Other crew
Julie Burnell .... production executive
Natalie Cheary .... publicist
Sue Hills .... script supervisor
Faiza Hosenie .... production coordinator
Hannah Ireland .... production secretary
Ian Luxford .... post production producer
Ben Newman .... script editor
Caroline Russell .... production accountant
Joanna Sanders .... assistant production accountant
Patrick Smith .... publicist
Mark Walledge .... assistant location manager
Tracey Waller .... title design
Chris White .... location manager
Donna Mabey .... production coordinator (uncredited)
Robin Pim .... location manager (uncredited)
 
Thanks
Ken Campbell .... in memory of: 1941 to 2008
Wendy Richard .... in memory of: 1943 to 2009 (as Wendy Richard MBE)
 

Production Companies
  • ITV Studios (A Co-Production of) (as itv Studios)
  • WGBH (A Co-Production of) (as WGBH BOSTON)
  • Agatha Christie (in association with) (as Agatha Christie Ltd {a Chorion Company})
DistributorsOther Companies

Additional Details

Also Known As:
Runtime:
93 min
Country:
Language:
Color:
Certification:
Australia:PG | UK:15 (video rating) (2010)

Did You Know?

Trivia:
Prunella Scales plays Mrs. Mackenzie in this version while her husband Timothy West had previously appeared in the BBC adaptation Agatha Christie's Miss Marple: A Pocket Full of Rye (1985) (TV) as Rex Fortescue.See more »
Goofs:
Continuity: When Lancelot returns home for the first time he is met at the door by Mary Dove whom he greets as 'Miss Dove', however, later during tea with his family he asks who the woman who answered the door was alluding that he had never met her before.See more »
Movie Connections:
Version of Tayna chyornykh drozdov (1983)See more »
Soundtrack:
Bye Bye BlackbirdSee more »

FAQ

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6 out of 9 people found the following review useful.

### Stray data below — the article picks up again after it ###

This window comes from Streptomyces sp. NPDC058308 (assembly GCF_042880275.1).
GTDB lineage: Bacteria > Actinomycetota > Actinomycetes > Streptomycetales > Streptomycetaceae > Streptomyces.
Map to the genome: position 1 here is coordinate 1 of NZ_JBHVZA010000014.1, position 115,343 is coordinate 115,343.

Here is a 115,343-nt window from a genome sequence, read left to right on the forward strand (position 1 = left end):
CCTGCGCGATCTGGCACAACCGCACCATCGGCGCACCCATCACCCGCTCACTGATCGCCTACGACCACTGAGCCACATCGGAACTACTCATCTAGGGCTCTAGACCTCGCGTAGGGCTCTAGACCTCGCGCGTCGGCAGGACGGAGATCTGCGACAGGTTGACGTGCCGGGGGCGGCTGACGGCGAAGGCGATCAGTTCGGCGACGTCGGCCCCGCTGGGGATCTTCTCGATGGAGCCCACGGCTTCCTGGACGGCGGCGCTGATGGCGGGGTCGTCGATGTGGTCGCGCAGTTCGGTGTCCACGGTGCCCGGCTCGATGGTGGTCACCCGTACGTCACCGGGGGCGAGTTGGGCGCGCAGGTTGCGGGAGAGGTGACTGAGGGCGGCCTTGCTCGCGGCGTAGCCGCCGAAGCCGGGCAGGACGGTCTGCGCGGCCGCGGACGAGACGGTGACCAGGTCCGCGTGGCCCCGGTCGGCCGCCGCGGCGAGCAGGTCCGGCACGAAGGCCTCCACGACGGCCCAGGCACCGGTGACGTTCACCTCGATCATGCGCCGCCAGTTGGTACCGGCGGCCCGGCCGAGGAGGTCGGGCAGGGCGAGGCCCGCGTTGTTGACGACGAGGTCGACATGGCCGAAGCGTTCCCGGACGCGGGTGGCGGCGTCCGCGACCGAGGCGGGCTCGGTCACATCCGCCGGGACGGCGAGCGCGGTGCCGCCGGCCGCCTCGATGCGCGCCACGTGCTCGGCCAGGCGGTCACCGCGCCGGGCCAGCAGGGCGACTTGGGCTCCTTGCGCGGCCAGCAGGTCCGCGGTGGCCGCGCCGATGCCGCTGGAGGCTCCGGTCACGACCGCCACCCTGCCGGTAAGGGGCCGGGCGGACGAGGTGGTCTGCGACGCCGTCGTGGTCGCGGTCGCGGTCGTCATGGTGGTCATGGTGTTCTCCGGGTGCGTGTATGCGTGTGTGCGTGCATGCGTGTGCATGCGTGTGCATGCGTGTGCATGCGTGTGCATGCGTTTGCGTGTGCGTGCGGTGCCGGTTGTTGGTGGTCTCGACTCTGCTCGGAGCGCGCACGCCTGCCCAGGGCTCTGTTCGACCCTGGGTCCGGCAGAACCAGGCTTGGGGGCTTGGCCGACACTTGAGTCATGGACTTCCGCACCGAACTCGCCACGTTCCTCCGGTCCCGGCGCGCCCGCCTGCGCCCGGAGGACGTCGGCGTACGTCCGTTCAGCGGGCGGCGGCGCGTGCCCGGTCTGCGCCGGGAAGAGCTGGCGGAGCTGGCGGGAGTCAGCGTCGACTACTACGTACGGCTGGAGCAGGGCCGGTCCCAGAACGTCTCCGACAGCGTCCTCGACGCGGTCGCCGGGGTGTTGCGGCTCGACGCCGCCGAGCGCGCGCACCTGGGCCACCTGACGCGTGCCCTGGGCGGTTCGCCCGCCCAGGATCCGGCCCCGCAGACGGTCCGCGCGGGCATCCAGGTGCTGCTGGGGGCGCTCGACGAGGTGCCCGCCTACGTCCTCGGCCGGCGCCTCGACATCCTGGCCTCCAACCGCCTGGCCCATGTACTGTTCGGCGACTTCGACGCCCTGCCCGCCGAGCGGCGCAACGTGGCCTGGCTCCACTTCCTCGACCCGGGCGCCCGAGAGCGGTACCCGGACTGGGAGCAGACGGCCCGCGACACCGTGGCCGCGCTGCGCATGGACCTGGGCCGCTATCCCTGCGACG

Half a spoof,half a movie...., 4 July 2010
Author: igorlongo from Italy

The first outing of McKenzie as Marple was certainly a difficult one.As other fellows reviewers have remarked it,they were so eager to not disappoint purists that poor Julia(an excellent actress indeed) was left with nothing to do except to be a nice and understanding but not so clever schoolmistress,totally lacking the sharp and steely glint in the eyes making Joan and Geraldine two very different but equally redoutables birds of prey.Without a touch of eccentricity,present usually in all the versions of Marple( in Joan Hickson it was her complete lack of pity,as a sort of righteous Madame Defarge ,a real Nemesis with a scourge and a whip in her arthritical hands;in Geraldine McEwan it was her dizzy and batty compassionate understanding of everyone,ruthless or hopeless as they could be)it's quite impossible to understand why a serious copper as Matthew McFadyen was compelled to hear her theories.Luckily ,after a bit of confusion here and in Evans,Great Julia has found her way,partially in Easy and very skillfully in the marvelous Mirrors,and now is at last a Superior Sleuth as Marple must be. Same can be told of this version of Rye.The first half of the movie is actually a version not of the book but of the T R Bowen version of the book.But it's a very telegraphed version ,and so overacted that the result is simply a not so pleasant spoof of the previous movie:gosh,if I want to watch Hickson ,I watch Hickson ,not a second rate version of her movies.The second half,instead,when they had finished everything it was put in the Hickson movie,magically the movie picked its own shape,the characters like creepy Mary Dove ,batty Jennifer and stuffy Percival were better developed and the very good actors had at last something to act(not Lance,Rupert Graves was always good from the beginning ,as the excellent McFadyen).People acting only in the first half of the movie as a particularly pointless Cranham(he was a much better Rex Fortescue when he played George Barton in Sparkling Cyanide) were left with nothing to do.People appearing only in the second half as sinister Prunella Scales and slick and soapy Larkin were luckier and more in the possibility to make a good impression,even if their parts were so short! No, Kevin Elyot is perhaps the better adapter of Christie works.But they must left him to fight for himself,without the obligation to steps in other one's shoes.And in Mirror Crack'd ,he has demonstrated again that he can do something good in itself ,without the silly burden to mimic past versions of the same book.But until now ,They Do It With Mirrors is the only McKenzie movie standing out as a very good ,flawless TV Movie on the same level of the better Hicksons and McEwans.